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The Protestant Grace Ethic

I’ve been listening to some thought-provoking lectures by Vishal Mangalwadi on how the bible has shaped the West.  This one entitled, “Why Are Some Rich While Others Are So Poor” speaks of how traditional cultures have handled wealth.  Those without the influence of the bible have only known two responses.  Either you horde it or you display it.  You either stock-pile it for a rainy day or you show-case it for prestige.  In neither case will your economy grow.

But, in the west, Christians did this new thing – they re-invested it.  Mangalwadi points to things like “the parable of the talents” or the injunction to “love thy neighbour” as giving Christians this new idea – to put wealth to work.  He also points to the impact of the priesthood of all believers, releasing believers to work at all things “as unto the Lord.”  This gives rise to the protestant work ethic and incredible wealth-creation.

I’m sure all those ideas should go into the mix.  But I wonder whether the Protestant Grace Ethic needs to have a hearing here.  The bible is always linking grace and money (see these examples in Ephesians for instance).  It is the peculiar “idea” of the gospel that heavenly wealth comes down upon us not so that we may boast, nor that we might keep it to ourselves.  (And not even that we should repay the Benefactor (some kind of spiritual feudalism?)).  We are given an overabundance of undeserved grace in order that we might overflow.  Isn't this the most fundamentally liberating "idea" to grace the West?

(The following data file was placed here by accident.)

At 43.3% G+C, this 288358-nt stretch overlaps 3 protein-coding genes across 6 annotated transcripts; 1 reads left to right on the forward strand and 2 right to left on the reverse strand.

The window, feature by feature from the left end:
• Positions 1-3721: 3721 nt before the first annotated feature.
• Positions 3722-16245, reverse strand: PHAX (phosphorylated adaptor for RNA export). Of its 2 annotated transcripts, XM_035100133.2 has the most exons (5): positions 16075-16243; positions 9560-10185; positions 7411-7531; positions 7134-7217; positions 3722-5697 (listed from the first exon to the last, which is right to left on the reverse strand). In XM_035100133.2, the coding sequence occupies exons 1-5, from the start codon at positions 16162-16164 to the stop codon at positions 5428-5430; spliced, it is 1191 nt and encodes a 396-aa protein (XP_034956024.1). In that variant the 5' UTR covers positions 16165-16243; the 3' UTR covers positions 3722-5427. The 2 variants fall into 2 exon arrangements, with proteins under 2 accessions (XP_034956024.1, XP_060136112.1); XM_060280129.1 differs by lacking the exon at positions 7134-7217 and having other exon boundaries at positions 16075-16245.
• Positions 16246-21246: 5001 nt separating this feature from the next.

0 thoughts on “The Protestant Grace Ethic

  1. The Simple Guy

    I have been thinking lately how we are blessed so that we can be a blessing.
    Jesus talked about whom to invite to our feasts. Not those who could repay us, but the poor, the needy.
    He who lends to the poor gives to the Lord.

    I agree with you.

    I used to drive to work every day pondering where I would spend the next extra money I earned; this improvent on the house, that toy or gadget. Usually to wind up not having enough and just paying off debt.

    For the last 6 months or so, I have discovered the joy of giving, and I drive to work praying for those around me and thinking of how to be generous. The economy is tough, and yet my job is still stable for now. Many are hurting and my family is not. So I am thinking of ways to help others.

    The unexpected bonus is that I am content. Those trinkets don't appeal anymore!

    (not trying to say that the secret to wealth is giving, just that God has helped me be a cheerful giver)

    I'll have to remember that phrase, "grace ethic"

    Thanks Glen!!

    Craig

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